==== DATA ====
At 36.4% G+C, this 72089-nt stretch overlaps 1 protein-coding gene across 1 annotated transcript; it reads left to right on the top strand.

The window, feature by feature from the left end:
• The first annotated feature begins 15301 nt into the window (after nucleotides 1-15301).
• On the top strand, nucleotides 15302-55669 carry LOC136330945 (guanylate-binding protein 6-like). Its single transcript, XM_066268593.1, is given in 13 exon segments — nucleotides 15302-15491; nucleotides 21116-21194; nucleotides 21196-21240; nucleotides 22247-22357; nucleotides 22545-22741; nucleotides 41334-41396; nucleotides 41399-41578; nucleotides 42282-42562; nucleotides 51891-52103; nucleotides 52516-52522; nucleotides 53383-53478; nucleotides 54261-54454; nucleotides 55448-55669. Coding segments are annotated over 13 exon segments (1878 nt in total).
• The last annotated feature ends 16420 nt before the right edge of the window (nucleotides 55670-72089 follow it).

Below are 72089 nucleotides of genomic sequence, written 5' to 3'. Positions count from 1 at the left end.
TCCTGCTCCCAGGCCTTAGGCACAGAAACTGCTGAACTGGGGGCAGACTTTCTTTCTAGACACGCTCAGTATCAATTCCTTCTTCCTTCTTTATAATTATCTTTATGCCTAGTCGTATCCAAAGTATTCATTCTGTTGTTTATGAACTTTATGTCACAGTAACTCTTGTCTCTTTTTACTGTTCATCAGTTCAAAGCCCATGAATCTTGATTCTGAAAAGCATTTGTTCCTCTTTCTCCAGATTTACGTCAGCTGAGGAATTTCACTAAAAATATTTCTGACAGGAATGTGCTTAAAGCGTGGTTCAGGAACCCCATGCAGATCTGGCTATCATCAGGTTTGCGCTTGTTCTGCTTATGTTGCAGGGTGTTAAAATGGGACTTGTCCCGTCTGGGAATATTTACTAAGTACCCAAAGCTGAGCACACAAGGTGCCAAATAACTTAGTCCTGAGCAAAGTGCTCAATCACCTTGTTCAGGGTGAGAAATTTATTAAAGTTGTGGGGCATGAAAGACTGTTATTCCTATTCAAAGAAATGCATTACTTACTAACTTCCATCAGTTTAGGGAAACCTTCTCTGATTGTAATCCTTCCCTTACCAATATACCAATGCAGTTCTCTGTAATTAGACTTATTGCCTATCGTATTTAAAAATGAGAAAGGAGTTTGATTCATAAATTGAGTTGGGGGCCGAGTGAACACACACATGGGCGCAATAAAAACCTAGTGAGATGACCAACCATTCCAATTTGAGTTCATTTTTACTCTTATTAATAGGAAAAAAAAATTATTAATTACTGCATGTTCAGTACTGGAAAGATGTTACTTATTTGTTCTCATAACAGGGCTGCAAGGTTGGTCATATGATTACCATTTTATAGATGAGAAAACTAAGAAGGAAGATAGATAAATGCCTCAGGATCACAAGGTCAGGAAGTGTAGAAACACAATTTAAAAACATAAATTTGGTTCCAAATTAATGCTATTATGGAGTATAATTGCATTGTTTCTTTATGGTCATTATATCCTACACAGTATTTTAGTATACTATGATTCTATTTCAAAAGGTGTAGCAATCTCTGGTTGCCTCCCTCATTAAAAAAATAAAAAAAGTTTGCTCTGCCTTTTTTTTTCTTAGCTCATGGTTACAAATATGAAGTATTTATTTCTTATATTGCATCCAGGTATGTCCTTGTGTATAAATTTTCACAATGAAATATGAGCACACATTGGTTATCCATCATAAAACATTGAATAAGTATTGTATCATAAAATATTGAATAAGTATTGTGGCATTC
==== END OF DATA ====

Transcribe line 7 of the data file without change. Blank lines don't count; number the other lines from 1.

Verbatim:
TCCTGCTCCCAGGCCTTAGGCACAGAAACTGCTGAACTGGGGGCAGACTTTCTTTCTAGACACGCTCAGTATCAATTCCTTCTTCCTTCTTTATAATTATCTTTATGCCTAGTCGTATCCAAAGTATTCATTCTGTTGTTTATGAACTTTATGTCACAGTAACTCTTGTCTCTTTTTACTGTTCATCAGTTCAAAGCCCATGAATCTTGATTCTGAAAAGCATTTGTTCCTCTTTCTCCAGATTTACGTCAGCTGAGGAATTTCACTAAAAATATTTCTGACAGGAATGTGCTTAAAGCGTGGTTCAGGAACCCCATGCAGATCTGGCTATCATCAGGTTTGCGCTTGTTCTGCTTATGTTGCAGGGTGTTAAAATGGGACTTGTCCCGTCTGGGAATATTTACTAAGTACCCAAAGCTGAGCACACAAGGTGCCAAATAACTTAGTCCTGAGCAAAGTGCTCAATCACCTTGTTCAGGGTGAGAAATTTATTAAAGTTGTGGGGCATGAAAGACTGTTATTCCTATTCAAAGAAATGCATTACTTACTAACTTCCATCAGTTTAGGGAAACCTTCTCTGATTGTAATCCTTCCCTTACCAATATACCAATGCAGTTCTCTGTAATTAGACTTATTGCCTATCGTATTTAAAAATGAGAAAGGAGTTTGATTCATAAATTGAGTTGGGGGCCGAGTGAACACACACATGGGCGCAATAAAAACCTAGTGAGATGACCAACCATTCCAATTTGAGTTCATTTTTACTCTTATTAATAGGAAAAAAAAATTATTAATTACTGCATGTTCAGTACTGGAAAGATGTTACTTATTTGTTCTCATAACAGGGCTGCAAGGTTGGTCATATGATTACCATTTTATAGATGAGAAAACTAAGAAGGAAGATAGATAAATGCCTCAGGATCACAAGGTCAGGAAGTGTAGAAACACAATTTAAAAACATAAATTTGGTTCCAAATTAATGCTATTATGGAGTATAATTGCATTGTTTCTTTATGGTCATTATATCCTACACAGTATTTTAGTATACTATGATTCTATTTCAAAAGGTGTAGCAATCTCTGGTTGCCTCCCTCATTAAAAAAATAAAAAAAGTTTGCTCTGCCTTTTTTTTTCTTAGCTCATGGTTACAAATATGAAGTATTTATTTCTTATATTGCATCCAGGTATGTCCTTGTGTATAAATTTTCACAATGAAATATGAGCACACATTGGTTATCCATCATAAAACATTGAATAAGTATTGTATCATAAAATATTGAATAAGTATTGTGGCATTC